Set Up Ubuntu-Server 6.10 As A Firewall/Gateway For Your Small Business Environment - Page 7

Next edit /etc/init.d/saslauthd and change the location of saslauthd's PID file. Change the value of PIDFILE to /var/spool/postfix/var/run/${NAME}/, so that it reads:


Now populate your system with real users. Set the users shell to /bin/false to avoid security holes.

Next fill /etc/postfix/virtual as you like. I love Webmin for this. You can edit it directly too, of course. However, webmin does a great job.

Gotcha!: "some.domain" etc. can not equal to anything mentioned in the "mydestination" line in

Mine has the following structure:

some.domain	virtual domain
some.other.domain	virtual domain
some.really.other.domain	virtual domain
user@some.domain		user
otheruser@some.domain	otheruser
user@some.other.domain	user
otheruser@some.other.domain	otheruser
somealias@some.other.domain	user
info@some.other.domain	someoneidontlike
info@some.domain	someoneidontlike
differentuser@some.domain	differentuser	differentusers@home.addres	someoneidontlike
@some.really.other.domain		someonidontlike		someoneidontlikes@home.address

and so on. So I only have to set an alias for root and postmaster in /etc/aliases. All other aliases should be in this file.

Forwarding and delivering mail to multiple addresses and so forth can (and should, I believe) be set in this file too.

I use webmin for this job (and many other jobs).

Note that in this kind of setup your users can have as many aliases as they like (untill you get sick of them), but for each user you still have to add a real user, with a home directory.

Don't forget to do

postmap /etc/postfix/virtual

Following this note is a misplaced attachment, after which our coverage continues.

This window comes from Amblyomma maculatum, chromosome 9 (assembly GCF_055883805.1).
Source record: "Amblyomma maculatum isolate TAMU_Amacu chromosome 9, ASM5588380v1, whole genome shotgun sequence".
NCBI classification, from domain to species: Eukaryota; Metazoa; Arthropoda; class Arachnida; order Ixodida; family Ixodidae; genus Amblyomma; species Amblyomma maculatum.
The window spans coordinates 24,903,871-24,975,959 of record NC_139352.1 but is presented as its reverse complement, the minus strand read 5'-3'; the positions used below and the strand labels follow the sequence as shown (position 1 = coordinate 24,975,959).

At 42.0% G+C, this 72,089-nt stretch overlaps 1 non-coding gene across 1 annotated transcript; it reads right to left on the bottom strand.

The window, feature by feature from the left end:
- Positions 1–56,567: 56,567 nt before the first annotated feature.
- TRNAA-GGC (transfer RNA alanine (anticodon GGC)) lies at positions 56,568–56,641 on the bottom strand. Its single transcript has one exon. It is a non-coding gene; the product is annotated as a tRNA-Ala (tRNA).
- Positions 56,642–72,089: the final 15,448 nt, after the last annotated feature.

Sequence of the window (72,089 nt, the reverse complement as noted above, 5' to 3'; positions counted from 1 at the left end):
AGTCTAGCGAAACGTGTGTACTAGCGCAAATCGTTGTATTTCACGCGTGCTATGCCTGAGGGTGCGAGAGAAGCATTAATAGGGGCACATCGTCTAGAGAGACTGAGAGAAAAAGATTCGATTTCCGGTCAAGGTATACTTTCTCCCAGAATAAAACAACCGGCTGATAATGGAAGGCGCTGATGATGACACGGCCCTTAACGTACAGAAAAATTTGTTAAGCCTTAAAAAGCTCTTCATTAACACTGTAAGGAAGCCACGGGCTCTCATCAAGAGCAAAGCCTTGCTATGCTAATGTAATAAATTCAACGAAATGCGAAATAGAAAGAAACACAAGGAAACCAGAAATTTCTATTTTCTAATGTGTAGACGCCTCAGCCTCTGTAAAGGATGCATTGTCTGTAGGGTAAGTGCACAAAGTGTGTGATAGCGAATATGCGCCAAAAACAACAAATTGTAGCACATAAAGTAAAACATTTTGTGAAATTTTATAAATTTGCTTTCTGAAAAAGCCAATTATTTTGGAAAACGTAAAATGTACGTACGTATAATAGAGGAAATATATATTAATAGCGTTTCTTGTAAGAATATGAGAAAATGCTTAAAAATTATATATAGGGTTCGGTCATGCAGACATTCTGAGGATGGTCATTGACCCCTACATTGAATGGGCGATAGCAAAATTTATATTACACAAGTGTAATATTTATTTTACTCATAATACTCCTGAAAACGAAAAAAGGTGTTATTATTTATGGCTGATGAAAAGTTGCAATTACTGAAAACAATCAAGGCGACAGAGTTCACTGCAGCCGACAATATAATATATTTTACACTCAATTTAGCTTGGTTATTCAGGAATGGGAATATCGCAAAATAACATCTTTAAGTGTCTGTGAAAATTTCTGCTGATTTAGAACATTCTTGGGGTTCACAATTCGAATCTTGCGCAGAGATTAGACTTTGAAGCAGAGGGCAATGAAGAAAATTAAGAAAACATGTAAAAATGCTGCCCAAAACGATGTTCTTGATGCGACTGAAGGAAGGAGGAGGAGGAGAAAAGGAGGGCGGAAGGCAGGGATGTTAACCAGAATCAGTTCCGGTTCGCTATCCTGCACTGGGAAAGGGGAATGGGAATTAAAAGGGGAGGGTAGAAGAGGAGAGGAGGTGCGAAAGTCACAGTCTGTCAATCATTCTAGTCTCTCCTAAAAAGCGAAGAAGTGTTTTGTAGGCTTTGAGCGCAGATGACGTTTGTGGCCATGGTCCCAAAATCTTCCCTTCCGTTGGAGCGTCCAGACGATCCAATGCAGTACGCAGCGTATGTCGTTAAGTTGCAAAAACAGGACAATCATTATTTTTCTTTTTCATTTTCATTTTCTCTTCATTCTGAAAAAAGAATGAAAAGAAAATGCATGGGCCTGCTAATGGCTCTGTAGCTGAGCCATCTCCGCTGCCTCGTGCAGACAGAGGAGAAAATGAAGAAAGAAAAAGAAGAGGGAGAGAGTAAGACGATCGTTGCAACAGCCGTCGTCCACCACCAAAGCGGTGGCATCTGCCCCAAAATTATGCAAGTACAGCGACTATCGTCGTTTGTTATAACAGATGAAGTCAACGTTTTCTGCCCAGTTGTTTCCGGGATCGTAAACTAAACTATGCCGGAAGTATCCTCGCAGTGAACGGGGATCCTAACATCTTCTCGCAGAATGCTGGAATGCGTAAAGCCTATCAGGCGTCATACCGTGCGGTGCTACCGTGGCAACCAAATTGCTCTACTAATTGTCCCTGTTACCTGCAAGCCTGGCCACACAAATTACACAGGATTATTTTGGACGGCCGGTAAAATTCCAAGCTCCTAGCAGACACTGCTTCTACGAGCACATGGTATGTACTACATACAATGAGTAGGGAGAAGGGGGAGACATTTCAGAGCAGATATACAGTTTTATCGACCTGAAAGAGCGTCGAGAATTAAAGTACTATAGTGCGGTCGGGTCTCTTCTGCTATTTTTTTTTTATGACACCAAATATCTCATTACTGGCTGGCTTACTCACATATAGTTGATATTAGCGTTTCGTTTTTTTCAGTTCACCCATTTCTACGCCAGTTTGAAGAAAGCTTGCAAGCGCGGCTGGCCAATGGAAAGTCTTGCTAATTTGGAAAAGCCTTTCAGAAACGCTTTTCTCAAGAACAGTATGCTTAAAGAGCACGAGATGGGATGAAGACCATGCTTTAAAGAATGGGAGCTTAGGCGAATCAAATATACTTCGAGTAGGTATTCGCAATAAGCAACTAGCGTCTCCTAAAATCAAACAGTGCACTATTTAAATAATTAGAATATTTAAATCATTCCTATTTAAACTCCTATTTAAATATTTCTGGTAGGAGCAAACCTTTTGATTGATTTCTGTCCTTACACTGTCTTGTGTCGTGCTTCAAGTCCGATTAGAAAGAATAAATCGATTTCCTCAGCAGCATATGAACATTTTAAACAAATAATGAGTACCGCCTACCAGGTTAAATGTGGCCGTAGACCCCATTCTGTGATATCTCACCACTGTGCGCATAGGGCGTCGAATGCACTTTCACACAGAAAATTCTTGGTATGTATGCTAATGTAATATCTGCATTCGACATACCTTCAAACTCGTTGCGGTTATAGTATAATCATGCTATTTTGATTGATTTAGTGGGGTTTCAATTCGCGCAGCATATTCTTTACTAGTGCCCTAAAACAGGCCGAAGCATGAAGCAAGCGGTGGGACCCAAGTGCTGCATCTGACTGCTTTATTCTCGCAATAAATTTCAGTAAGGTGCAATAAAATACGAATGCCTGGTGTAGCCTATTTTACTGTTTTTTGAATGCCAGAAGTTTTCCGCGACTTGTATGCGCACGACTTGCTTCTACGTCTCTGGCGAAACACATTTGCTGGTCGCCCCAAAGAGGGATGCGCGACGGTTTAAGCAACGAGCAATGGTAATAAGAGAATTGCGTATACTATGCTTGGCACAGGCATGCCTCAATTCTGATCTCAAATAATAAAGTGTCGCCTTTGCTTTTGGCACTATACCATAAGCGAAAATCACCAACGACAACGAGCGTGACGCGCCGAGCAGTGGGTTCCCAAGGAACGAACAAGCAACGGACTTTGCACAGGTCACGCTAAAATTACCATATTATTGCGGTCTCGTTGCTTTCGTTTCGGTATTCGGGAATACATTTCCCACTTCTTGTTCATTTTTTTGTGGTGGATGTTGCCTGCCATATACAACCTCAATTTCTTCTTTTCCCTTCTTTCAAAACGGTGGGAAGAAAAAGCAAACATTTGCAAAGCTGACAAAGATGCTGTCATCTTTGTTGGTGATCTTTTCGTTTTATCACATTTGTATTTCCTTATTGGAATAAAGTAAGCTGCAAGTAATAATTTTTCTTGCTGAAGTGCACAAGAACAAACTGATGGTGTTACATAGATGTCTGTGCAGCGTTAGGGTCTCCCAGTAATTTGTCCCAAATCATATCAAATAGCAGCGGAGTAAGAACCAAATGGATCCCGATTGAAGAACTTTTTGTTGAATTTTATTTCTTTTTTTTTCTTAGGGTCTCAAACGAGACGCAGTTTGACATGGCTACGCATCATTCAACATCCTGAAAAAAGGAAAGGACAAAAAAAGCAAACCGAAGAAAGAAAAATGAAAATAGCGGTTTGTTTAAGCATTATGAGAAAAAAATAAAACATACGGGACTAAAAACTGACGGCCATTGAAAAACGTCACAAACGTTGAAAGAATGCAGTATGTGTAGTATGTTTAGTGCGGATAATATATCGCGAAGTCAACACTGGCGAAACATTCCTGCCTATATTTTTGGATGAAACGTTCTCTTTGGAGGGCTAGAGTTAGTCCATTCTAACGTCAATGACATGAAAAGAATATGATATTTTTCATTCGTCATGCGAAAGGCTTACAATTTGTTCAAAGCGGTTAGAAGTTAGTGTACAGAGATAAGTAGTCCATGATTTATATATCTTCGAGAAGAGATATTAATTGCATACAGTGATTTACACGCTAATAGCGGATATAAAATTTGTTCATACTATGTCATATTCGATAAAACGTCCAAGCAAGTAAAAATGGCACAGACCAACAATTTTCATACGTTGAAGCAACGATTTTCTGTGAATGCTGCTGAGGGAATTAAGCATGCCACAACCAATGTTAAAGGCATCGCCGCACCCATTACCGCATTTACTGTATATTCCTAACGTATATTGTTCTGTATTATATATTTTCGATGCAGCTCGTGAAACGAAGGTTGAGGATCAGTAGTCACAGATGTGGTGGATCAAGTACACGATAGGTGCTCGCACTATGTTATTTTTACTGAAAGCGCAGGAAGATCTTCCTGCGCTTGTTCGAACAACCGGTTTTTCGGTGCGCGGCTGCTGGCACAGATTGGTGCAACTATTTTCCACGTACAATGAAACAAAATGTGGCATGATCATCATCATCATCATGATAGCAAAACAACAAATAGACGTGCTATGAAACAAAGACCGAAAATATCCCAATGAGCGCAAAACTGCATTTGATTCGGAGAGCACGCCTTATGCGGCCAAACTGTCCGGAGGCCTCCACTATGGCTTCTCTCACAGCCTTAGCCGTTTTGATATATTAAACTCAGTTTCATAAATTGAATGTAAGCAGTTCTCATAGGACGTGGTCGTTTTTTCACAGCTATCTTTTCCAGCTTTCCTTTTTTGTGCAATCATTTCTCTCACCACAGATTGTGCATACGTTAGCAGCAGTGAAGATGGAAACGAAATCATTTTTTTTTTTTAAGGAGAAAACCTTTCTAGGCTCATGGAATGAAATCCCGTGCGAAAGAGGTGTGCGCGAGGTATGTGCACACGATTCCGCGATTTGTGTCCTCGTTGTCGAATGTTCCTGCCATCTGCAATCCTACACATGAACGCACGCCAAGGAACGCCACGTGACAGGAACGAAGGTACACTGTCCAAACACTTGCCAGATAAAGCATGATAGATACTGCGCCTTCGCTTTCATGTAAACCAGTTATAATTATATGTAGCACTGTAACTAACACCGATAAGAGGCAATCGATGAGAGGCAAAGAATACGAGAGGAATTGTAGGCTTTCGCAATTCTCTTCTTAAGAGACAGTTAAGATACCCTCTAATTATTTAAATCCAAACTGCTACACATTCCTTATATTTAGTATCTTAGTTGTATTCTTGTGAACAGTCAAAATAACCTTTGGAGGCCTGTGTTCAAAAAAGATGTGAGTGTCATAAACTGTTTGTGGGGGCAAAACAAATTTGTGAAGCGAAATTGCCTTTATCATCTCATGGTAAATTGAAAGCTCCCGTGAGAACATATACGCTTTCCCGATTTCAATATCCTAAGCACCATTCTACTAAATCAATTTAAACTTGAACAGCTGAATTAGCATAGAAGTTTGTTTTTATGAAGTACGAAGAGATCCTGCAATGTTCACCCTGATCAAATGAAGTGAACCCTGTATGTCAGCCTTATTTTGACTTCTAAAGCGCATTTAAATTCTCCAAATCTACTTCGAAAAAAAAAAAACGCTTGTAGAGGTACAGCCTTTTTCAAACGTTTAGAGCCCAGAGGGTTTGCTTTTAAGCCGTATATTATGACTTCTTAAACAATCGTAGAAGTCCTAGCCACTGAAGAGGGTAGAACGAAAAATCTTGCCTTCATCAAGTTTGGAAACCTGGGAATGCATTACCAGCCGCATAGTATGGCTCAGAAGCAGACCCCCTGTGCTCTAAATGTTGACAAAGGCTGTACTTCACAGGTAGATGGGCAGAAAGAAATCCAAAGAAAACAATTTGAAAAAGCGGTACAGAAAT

when you are done.

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From: Chris Angelico at: 2011-02-25 05:28:11

You suggest in this howto that users 'sudo passwd' and then log in as root. There's an easier way, in the versions of Ubuntu that I've used: just use 'sudo -i'. It'll create an "initial login" system, which will give you bash and everything you need. Less fiddling, more safety.

From: at: 2007-01-30 17:28:02

Before this command can be done, you need to install mysql-server

apt-get install mysql-server-5.0

Now do:

mysqladmin -u root password yourrootsqlpassword ##USE A REAL PASSWORD HERE!

After this is done, then you can run the next command


From: at: 2007-04-20 18:26:55

If the steps are followed and you install LAMP , it includes the installation of mysql.

From: at: 2007-04-20 18:34:47

This really doesn't have to happen. Later on this guide we compile dcc.


cd /root


gunzip dcc.tar.Z

tar -xvf dcc.tar

cd dcc-1.3.45     ##or whatever version is current.



make install


Simply add to the ./configure line  --bindir=/usr/bin , it should look like this:

./configure --bindir=/usr/bin

and everything should be fine. 





From: at: 2007-06-08 08:38:09

Sorry, I was not understandable and choose wrong place to comment.

A. When I wrote /etc/shorewall/rules exactly  as written here (Page 10, up to words:

To comlete this step, do:

/etc/init.d/shorewall restart)

- I couldn't establish connection to my VPN-server.

I had to add new zone "vpn" in such a way: in /etc/shorewall/interfaces before the last line:

vpn ppp0


/etc/shorewall/zones before the last line:

vpn ipv4


/etc/shorewall/policy before the last line:

##### for VPN

vpn loc ACCEPT


loc vpn ACCEPT


and modify in /etc/shorewall/rules the line:

DNAT net loc: tcp 1723

to the line: 

DNAT net $FW: tcp 1723

After all that the connection to VPN-server started properly .

B. When I wrote in /etc/shorewall/rules first to other rules

LOG:warning:L2    net     loc:    47 

I found nothing in kern.log           

So I wonder, is protocol 47 necessary here in /etc/shorewall/rules ?

I hope, my comments help you to improve your brilliant HowTo